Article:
The SEC’s ban on naked short-selling of 19 financials, including Fannie and Freddie, ended yesterday.
Bloomberg points out that the market value of the 19 companies has jumped 26 percent since July 15 – when the ban was announced in the interest of preventing “unlawful manipulation” of the markets. But that $270bn-rise only returns the companies to their valuation on March 19 – or the day JPM bailed Bear Stearns.
Though the hedgies complained predictably, few were expecting the ban to do much other than increase transaction costs and paperwork. It will be interesting to see then, what happens to the financials at US open today. Could a pronounced slide in share prices signal that the curbs did more, providing fodder for the SEC’s widely expected new short-selling rules?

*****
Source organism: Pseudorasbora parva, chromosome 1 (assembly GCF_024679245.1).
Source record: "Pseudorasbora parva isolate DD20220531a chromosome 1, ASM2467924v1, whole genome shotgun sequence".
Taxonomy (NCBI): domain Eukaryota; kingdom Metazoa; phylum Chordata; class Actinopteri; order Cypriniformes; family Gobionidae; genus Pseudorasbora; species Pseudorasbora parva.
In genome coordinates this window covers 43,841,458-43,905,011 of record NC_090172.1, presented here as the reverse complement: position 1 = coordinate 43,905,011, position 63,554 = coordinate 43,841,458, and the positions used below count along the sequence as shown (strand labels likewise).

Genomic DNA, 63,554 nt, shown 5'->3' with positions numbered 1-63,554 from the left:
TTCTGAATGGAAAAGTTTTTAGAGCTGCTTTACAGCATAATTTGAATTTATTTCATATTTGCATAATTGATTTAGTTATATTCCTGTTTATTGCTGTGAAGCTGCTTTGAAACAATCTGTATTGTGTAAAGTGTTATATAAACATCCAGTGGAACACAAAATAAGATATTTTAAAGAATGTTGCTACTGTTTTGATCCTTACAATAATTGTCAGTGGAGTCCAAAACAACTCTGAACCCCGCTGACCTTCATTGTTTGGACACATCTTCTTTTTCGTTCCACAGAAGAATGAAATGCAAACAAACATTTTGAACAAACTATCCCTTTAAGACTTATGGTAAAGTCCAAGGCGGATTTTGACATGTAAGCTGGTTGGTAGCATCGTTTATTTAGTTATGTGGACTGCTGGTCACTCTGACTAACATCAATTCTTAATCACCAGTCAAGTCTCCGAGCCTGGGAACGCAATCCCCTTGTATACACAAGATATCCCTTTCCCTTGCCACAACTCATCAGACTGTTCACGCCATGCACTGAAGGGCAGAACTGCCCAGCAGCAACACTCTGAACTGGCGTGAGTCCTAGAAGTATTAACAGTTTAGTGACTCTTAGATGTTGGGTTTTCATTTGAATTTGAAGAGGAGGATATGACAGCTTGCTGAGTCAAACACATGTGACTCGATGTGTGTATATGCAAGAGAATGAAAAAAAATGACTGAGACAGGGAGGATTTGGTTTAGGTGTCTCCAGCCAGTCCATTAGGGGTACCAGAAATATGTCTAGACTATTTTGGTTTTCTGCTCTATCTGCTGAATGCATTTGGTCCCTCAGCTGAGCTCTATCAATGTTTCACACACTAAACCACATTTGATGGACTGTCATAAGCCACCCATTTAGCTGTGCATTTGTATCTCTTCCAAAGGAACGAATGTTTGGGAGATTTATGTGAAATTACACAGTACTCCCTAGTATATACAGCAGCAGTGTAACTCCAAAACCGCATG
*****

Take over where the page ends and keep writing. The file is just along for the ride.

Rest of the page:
Goldman Sachs, one of the companies included in the ban, has already been hit by a raft of analyst downgrades (including one by bank slayer Meredith Whitney) providing fresh downward momentum for US banks. As if they needed any more.
Did it help to curb short sales? – NY Times
Probably useless short-selling rules expire tomorrow – Dealbreaker
Short-selling rule backfires – FT